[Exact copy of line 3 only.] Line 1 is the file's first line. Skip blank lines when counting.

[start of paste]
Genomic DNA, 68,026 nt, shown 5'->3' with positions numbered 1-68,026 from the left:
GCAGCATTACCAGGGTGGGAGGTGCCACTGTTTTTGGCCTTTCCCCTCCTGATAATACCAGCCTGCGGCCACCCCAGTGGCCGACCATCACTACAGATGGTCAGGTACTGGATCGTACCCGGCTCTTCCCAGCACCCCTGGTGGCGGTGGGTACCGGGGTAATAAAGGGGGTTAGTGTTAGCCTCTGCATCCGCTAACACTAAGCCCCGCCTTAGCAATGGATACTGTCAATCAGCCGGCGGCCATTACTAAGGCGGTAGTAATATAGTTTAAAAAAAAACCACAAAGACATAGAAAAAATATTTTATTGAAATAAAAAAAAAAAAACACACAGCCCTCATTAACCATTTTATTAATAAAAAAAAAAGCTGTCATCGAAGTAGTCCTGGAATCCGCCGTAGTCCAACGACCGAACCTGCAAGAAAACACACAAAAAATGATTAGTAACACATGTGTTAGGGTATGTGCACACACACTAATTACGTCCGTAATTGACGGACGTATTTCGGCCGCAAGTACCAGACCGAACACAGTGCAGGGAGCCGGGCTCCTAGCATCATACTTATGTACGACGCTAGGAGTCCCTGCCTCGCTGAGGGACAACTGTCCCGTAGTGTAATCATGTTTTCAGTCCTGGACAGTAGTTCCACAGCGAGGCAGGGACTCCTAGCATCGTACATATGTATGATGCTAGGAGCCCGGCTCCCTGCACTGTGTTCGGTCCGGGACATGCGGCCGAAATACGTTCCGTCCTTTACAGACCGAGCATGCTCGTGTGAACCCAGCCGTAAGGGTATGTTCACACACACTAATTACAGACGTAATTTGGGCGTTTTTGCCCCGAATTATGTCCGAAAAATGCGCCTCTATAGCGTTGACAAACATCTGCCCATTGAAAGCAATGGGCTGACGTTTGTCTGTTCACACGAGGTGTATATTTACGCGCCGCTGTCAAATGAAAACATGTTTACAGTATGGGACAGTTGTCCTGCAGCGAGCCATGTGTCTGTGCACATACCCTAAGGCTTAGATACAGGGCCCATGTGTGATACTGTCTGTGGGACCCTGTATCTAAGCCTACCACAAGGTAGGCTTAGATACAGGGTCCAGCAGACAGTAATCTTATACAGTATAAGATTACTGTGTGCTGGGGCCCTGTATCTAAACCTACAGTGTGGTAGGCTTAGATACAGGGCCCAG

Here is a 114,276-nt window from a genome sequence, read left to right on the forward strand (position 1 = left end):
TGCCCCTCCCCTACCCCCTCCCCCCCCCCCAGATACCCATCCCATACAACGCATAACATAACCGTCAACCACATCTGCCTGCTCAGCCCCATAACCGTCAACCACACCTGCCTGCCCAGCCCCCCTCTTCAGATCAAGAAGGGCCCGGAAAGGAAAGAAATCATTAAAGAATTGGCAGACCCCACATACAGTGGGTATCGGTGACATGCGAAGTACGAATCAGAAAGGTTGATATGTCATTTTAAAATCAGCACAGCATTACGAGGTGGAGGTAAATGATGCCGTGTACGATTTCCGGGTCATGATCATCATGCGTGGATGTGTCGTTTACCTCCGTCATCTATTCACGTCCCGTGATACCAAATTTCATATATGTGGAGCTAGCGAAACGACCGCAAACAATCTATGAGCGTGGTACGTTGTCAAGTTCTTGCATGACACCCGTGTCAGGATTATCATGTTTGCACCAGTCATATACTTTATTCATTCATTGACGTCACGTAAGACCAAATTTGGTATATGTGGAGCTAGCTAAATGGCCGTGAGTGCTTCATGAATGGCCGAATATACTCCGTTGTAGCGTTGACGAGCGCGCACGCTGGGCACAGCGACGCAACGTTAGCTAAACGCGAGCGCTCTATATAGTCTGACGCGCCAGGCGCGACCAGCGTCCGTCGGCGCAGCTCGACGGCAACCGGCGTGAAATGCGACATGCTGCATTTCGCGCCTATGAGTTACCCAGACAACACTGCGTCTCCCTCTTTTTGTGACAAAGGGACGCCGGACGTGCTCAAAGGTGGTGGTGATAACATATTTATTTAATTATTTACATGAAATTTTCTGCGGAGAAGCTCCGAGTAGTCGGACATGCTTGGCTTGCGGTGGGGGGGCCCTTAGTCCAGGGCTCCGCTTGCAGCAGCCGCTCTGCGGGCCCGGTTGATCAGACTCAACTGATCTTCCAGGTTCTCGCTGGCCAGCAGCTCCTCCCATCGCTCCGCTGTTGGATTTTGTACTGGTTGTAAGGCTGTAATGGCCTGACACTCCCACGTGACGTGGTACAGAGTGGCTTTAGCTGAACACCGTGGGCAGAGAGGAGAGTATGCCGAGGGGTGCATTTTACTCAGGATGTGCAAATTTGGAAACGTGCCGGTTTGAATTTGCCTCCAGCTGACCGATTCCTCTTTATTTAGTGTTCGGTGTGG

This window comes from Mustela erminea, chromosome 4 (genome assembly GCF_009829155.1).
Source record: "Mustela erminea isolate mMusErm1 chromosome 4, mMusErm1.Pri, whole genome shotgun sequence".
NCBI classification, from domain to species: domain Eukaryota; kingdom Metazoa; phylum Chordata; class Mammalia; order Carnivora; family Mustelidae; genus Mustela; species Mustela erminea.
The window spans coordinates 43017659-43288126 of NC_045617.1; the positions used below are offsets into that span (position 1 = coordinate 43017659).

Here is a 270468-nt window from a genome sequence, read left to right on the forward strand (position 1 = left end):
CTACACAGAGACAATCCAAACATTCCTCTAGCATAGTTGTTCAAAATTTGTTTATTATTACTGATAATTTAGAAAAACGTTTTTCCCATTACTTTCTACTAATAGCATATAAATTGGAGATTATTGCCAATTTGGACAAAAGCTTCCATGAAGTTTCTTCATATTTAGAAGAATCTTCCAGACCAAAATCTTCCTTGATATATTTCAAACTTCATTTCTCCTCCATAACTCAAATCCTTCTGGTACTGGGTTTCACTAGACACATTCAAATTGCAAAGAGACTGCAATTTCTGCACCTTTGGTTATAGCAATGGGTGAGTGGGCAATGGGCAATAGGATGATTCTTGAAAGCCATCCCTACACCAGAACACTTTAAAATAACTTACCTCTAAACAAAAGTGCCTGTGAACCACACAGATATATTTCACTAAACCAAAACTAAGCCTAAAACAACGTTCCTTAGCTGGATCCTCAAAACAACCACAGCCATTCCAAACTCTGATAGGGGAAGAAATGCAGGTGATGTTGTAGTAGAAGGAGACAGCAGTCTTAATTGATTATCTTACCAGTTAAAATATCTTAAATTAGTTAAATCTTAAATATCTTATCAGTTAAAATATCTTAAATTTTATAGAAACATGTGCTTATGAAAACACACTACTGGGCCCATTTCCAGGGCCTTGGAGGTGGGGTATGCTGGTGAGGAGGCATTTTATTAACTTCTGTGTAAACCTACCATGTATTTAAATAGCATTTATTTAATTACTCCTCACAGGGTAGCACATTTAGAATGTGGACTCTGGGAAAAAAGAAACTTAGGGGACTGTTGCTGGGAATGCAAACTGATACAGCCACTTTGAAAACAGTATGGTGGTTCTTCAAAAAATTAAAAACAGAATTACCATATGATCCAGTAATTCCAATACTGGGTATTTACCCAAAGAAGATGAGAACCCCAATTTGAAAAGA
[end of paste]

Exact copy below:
Here is a 114,276-nt window from a genome sequence, read left to right on the forward strand (position 1 = left end):